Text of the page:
16844Re: 1812 stroller -again...
- Jan 3, 2003--- In WarOf1812@yahoogroups.com, "gord_1812 <gord_1812@y...>"
> I have an idea.spoked
> Take a modern stroller. Replace the wheels with really small
> wheels. Replace the handle/push arm with two sticks. replace theWhat
> cover with muslin. Replace The under carrage with two planed
> boards and run the axels for the wheels through them. Replace the
> main body/bed with a flat pice of board. Place the baby on it.
> do you have? A period Baby on board! :PSounds like a song cue for the Be Sharps.... :^)
Funny enough, the more colorful (read: verisimilitudinally-challenged)
local minutemen and militia societies who, until the authenticity
movement swept over them like a prairie fire, participated in the
Lexington/Concord parades in years past, used to have a large
contingent of mothers (wives of men at arms) pushing their tots in
such camouflaged strollers and buggies in company formation in the
Concord parade. Bloody hilarious. No matter how hard they tried,
these vehicles still looked like modern baby transport and children's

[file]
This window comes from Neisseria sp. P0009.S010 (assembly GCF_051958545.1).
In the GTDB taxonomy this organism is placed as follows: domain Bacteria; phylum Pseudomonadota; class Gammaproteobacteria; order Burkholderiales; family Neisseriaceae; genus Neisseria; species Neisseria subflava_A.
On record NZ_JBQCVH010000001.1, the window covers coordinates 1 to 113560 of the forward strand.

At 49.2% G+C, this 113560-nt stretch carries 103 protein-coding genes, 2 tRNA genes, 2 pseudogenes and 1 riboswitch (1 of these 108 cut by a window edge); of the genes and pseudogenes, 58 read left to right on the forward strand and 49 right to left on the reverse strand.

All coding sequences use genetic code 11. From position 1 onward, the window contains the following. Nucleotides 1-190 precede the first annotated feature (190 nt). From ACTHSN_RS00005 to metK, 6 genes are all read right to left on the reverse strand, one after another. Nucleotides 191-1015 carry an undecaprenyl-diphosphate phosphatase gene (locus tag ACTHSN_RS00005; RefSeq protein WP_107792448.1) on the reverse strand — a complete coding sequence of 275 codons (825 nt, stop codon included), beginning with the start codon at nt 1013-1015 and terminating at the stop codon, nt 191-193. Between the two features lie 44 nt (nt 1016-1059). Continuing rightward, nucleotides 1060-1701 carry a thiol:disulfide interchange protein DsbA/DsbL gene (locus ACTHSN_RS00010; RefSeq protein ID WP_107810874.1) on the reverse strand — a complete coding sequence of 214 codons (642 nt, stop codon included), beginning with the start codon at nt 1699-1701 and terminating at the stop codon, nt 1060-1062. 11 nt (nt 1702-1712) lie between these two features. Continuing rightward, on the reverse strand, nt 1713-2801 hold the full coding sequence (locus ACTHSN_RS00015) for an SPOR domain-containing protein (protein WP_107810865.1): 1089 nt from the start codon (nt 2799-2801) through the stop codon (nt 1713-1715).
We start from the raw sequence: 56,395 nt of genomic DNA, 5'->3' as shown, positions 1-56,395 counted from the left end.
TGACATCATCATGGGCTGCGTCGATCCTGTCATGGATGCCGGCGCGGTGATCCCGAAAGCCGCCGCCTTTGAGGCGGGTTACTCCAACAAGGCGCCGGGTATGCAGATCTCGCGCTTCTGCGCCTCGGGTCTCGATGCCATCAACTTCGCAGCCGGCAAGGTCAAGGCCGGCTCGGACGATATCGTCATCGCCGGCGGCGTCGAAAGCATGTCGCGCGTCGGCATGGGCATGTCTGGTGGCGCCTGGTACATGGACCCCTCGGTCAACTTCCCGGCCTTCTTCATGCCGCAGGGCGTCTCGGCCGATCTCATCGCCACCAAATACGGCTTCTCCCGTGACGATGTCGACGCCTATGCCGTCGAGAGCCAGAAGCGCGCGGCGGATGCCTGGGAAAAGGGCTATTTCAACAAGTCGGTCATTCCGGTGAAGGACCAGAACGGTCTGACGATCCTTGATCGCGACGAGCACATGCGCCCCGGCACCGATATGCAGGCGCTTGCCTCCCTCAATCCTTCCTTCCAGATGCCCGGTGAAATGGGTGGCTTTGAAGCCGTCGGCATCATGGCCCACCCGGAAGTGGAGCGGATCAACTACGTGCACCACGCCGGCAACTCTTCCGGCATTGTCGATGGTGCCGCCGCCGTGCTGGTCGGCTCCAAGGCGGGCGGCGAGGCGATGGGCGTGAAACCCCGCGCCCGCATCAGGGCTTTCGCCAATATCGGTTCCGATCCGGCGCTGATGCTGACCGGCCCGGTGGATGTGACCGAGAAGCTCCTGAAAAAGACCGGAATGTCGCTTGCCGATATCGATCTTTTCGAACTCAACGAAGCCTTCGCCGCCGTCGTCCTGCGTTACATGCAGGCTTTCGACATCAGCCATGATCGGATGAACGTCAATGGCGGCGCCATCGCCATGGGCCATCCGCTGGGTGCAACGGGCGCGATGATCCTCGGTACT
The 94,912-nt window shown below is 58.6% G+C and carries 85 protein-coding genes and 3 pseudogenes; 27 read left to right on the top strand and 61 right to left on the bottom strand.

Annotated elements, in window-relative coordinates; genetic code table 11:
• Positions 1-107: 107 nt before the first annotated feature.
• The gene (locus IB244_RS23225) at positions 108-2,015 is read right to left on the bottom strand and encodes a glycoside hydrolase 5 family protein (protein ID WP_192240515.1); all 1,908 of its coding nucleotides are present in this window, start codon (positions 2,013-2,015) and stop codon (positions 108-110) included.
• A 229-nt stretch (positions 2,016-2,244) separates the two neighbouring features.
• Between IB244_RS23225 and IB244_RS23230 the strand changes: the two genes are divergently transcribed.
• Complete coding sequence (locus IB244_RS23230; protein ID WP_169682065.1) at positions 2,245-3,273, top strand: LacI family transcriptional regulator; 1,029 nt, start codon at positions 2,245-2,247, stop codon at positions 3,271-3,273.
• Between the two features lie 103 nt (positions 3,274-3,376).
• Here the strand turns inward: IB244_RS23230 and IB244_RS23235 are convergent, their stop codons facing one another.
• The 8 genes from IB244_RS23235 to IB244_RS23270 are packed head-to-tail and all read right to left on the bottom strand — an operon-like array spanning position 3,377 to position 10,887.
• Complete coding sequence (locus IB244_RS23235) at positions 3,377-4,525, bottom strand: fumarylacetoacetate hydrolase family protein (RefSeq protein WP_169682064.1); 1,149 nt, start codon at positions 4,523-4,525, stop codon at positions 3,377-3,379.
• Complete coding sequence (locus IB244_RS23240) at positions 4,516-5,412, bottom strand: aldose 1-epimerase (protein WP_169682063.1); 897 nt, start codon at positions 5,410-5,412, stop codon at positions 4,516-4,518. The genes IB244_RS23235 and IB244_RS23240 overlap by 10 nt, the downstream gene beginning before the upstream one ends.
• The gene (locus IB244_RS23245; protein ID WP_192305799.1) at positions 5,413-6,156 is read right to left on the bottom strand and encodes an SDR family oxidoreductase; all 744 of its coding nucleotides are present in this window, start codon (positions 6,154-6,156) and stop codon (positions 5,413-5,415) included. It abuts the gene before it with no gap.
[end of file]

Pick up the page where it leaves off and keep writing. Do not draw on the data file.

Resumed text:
wagons. I even recall seeing a yard cart (for garden supplies and
waste) converted over to some sort of tumbril for toddlers. (I
wondered which of them was going to the Place de la Revolution for
summary guillotining... :^) )
All I could think of when I saw these affairs was: you can't polish a
And there was little basis for common people having such things.
Simply put, pushcarts and the like would not have been afforded to
and by the families of soldiers. Any sort of wheeled transport was
scarce, and would have been requisitioned by the army.
The concept of children leading a cosseted existence was still pretty
new in the western world. Most people back then, from early childhood
on, walked, and led pretty tough lives.
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